A voter drops off her ballot at the Bexar County Elections Office.
After a polarizing presidential election characterized by false claims
of voter fraud, Texas is among the states leading the nation in proposed legislation aiming to restrict poll access, a new study found.
With eight bills filed this legislative session to limit poll access, Texas is tied with Mississippi and New Jersey as the state with the fourth-highest number of such proposals, Brennan Center for Justice reported last week
Pennsylvania, a 2020 battleground state, leads the nation with 14 new restrictive voting bills, according to the research. New Hampshire comes in second with 11, followed by Missouri with nine.
Indeed, 28 states have introduced a total of 106 voter-restriction bills this year, compared to 35 being filed in 15 states last year, according to the Brennan Center, a nonpartisan public policy group at New York University Law School.
"In a backlash to historic voter turnout in the 2020 general election, and grounded in a rash of baseless and racist allegations of voter fraud and election irregularities, legislators have introduced three times the number of bills to restrict voting access as compared to this time last year," according to the report.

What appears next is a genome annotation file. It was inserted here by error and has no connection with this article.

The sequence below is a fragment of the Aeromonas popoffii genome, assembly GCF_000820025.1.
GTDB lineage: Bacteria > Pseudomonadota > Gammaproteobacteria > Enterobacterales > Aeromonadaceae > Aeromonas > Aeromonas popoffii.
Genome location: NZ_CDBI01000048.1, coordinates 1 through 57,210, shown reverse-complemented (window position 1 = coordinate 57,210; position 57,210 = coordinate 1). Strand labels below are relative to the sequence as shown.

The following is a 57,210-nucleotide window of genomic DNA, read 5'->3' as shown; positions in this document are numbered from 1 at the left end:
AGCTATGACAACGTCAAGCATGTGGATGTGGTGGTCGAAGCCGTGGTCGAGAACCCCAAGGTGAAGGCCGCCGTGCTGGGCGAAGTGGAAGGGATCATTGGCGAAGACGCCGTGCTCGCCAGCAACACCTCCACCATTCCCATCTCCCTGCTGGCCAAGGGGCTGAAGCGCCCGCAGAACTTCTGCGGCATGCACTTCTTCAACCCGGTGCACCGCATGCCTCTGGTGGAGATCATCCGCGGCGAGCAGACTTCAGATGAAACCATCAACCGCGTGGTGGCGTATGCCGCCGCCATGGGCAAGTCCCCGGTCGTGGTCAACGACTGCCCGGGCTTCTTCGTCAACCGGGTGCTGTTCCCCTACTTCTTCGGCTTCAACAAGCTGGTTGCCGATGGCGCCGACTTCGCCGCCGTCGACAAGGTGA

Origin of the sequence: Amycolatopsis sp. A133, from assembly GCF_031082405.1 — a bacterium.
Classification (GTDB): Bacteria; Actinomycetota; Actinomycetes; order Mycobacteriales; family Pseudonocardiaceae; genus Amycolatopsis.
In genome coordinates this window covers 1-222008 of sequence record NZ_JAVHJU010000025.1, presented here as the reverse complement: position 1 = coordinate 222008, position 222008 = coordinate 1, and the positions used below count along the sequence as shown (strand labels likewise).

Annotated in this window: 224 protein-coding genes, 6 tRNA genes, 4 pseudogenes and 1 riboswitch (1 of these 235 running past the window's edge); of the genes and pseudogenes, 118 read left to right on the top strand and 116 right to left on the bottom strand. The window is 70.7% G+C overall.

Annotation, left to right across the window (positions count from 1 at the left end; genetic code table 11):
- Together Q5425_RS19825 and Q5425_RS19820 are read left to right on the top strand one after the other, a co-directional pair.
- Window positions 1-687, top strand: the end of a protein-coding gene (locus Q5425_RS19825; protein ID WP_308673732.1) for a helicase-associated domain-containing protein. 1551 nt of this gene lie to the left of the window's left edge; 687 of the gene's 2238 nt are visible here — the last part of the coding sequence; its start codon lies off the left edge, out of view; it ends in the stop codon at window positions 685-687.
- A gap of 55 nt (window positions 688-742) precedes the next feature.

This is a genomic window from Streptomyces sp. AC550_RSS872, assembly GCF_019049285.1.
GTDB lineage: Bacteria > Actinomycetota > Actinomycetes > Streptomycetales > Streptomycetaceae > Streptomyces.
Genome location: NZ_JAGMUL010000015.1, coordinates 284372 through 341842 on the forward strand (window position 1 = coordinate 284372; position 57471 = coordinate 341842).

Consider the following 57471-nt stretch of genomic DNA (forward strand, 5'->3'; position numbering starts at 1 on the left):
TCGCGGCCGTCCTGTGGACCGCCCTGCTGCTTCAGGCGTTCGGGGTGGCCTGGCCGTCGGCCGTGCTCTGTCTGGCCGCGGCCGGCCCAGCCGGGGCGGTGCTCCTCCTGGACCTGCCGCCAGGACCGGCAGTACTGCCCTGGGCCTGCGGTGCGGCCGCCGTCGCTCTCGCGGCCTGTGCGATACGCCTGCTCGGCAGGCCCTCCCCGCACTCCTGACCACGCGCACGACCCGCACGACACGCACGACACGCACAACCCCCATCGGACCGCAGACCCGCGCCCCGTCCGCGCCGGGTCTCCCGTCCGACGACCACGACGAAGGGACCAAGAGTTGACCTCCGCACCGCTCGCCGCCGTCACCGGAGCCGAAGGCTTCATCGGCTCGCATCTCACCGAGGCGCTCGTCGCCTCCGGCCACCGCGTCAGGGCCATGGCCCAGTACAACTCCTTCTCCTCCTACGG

Despite a lack of evidence of widespread voter fraud, Republicans in Texas and other states have used concerns about election security to justify more restrictive voting rules.
However, voting-rights groups point out that many of those states, including Texas, have long histories of voter suppression
. They argue that the GOP wants to limit poll access for poor and minority voters since they're likely to vote for Democratic candidates.
During Texas' current legislative session, state GOP Chairman Allen West demanded that “election integrity” to be a top priority. What's more, Republican Gov. Greg Abbott led court fights to limit mail-in voting
and county ballot drop-offs
during the pandemic.
Among the bills so far filed by Texas' Republican lawmakers, Rep. Briscoe Cain of Deer Park authored House Bill 329
, which would make the secretary of state cross-reference its voter registry with the U.S. Department of Homeland Security’s non-citizen resident database at least twice a year.
On the flip side, Texas has also seen a flood of Democrat-sponsored bills this session that would ease voting, the Brennan Center also points out. Among other things, those measures would widen mail-in voting eligibility and let local officials operate ballot drop boxes.
Of the 41 states with new election bills, 35 have introduced proposals expanding voting access, according the Brennan Center. At present, there are 406 such bills pending in state legislatures.
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